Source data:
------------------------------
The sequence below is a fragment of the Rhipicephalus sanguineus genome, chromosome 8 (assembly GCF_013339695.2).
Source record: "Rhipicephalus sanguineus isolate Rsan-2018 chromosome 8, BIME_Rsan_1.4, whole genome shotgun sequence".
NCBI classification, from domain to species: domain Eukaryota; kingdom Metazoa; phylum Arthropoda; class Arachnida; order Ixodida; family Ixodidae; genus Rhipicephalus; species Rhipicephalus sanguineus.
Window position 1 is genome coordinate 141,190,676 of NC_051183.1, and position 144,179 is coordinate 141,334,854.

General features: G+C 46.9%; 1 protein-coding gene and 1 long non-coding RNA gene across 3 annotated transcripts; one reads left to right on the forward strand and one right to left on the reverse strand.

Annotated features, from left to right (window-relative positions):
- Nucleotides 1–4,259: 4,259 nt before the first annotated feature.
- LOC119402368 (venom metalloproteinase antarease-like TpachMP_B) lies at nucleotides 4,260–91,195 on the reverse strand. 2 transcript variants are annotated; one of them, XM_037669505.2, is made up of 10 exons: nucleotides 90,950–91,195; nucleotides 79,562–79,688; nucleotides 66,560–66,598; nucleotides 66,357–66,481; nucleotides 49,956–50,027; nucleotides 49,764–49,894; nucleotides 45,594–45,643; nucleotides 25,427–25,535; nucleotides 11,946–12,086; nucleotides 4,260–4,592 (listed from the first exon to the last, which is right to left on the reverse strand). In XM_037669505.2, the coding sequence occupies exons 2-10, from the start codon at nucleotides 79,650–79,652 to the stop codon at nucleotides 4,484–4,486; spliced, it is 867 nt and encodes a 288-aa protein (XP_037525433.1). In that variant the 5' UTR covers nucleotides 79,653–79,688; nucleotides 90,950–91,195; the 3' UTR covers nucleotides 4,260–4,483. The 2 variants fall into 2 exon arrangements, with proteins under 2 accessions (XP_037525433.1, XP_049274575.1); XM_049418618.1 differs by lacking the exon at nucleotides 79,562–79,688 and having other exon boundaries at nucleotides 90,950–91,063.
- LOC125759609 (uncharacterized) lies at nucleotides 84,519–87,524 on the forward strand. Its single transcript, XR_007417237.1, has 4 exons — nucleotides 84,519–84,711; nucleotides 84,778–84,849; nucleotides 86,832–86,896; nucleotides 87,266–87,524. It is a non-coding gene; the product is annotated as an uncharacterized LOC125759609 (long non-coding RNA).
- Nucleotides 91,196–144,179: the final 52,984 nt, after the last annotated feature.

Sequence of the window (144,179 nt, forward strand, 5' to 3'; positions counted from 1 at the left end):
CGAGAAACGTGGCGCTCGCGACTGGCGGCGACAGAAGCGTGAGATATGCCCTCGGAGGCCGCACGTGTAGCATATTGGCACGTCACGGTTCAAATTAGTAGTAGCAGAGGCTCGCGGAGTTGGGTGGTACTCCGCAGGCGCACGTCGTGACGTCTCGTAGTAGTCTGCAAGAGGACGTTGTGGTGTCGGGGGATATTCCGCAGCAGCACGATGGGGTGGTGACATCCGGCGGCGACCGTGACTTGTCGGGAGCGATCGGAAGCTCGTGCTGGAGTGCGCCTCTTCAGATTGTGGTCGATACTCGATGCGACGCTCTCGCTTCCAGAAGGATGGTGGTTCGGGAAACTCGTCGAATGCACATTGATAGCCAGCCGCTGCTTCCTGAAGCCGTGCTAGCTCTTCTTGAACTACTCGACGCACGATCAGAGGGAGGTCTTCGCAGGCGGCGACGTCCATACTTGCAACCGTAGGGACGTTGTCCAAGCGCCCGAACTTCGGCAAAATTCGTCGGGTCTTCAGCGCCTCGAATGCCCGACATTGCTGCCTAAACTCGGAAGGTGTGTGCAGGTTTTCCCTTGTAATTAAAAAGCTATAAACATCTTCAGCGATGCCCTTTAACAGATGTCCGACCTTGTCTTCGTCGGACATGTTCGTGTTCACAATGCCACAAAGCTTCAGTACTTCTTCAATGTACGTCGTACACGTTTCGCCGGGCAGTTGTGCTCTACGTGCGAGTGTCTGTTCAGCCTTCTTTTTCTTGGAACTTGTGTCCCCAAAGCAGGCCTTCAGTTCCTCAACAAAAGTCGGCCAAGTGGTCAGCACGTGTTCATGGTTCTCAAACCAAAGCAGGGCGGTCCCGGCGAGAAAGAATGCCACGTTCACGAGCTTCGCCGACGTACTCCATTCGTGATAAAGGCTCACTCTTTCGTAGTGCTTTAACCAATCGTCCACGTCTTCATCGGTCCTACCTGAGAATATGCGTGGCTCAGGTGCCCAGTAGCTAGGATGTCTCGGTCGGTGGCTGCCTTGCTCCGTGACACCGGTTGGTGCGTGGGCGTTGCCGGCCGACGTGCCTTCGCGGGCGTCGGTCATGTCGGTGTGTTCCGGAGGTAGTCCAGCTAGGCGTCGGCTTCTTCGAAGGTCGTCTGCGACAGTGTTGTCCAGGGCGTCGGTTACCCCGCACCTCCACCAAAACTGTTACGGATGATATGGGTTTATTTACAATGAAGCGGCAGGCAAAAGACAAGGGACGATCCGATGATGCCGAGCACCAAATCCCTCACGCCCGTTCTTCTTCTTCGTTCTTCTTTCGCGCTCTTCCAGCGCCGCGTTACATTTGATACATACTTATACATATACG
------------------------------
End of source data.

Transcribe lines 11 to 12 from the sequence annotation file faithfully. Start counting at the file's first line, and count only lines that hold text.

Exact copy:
Sequence of the window (144,179 nt, forward strand, 5' to 3'; positions counted from 1 at the left end):
CGAGAAACGTGGCGCTCGCGACTGGCGGCGACAGAAGCGTGAGATATGCCCTCGGAGGCCGCACGTGTAGCATATTGGCACGTCACGGTTCAAATTAGTAGTAGCAGAGGCTCGCGGAGTTGGGTGGTACTCCGCAGGCGCACGTCGTGACGTCTCGTAGTAGTCTGCAAGAGGACGTTGTGGTGTCGGGGGATATTCCGCAGCAGCACGATGGGGTGGTGACATCCGGCGGCGACCGTGACTTGTCGGGAGCGATCGGAAGCTCGTGCTGGAGTGCGCCTCTTCAGATTGTGGTCGATACTCGATGCGACGCTCTCGCTTCCAGAAGGATGGTGGTTCGGGAAACTCGTCGAATGCACATTGATAGCCAGCCGCTGCTTCCTGAAGCCGTGCTAGCTCTTCTTGAACTACTCGACGCACGATCAGAGGGAGGTCTTCGCAGGCGGCGACGTCCATACTTGCAACCGTAGGGACGTTGTCCAAGCGCCCGAACTTCGGCAAAATTCGTCGGGTCTTCAGCGCCTCGAATGCCCGACATTGCTGCCTAAACTCGGAAGGTGTGTGCAGGTTTTCCCTTGTAATTAAAAAGCTATAAACATCTTCAGCGATGCCCTTTAACAGATGTCCGACCTTGTCTTCGTCGGACATGTTCGTGTTCACAATGCCACAAAGCTTCAGTACTTCTTCAATGTACGTCGTACACGTTTCGCCGGGCAGTTGTGCTCTACGTGCGAGTGTCTGTTCAGCCTTCTTTTTCTTGGAACTTGTGTCCCCAAAGCAGGCCTTCAGTTCCTCAACAAAAGTCGGCCAAGTGGTCAGCACGTGTTCATGGTTCTCAAACCAAAGCAGGGCGGTCCCGGCGAGAAAGAATGCCACGTTCACGAGCTTCGCCGACGTACTCCATTCGTGATAAAGGCTCACTCTTTCGTAGTGCTTTAACCAATCGTCCACGTCTTCATCGGTCCTACCTGAGAATATGCGTGGCTCAGGTGCCCAGTAGCTAGGATGTCTCGGTCGGTGGCTGCCTTGCTCCGTGACACCGGTTGGTGCGTGGGCGTTGCCGGCCGACGTGCCTTCGCGGGCGTCGGTCATGTCGGTGTGTTCCGGAGGTAGTCCAGCTAGGCGTCGGCTTCTTCGAAGGTCGTCTGCGACAGTGTTGTCCAGGGCGTCGGTTACCCCGCACCTCCACCAAAACTGTTACGGATGATATGGGTTTATTTACAATGAAGCGGCAGGCAAAAGACAAGGGACGATCCGATGATGCCGAGCACCAAATCCCTCACGCCCGTTCTTCTTCTTCGTTCTTCTTTCGCGCTCTTCCAGCGCCGCGTTACATTTGATACATACTTATACATATACG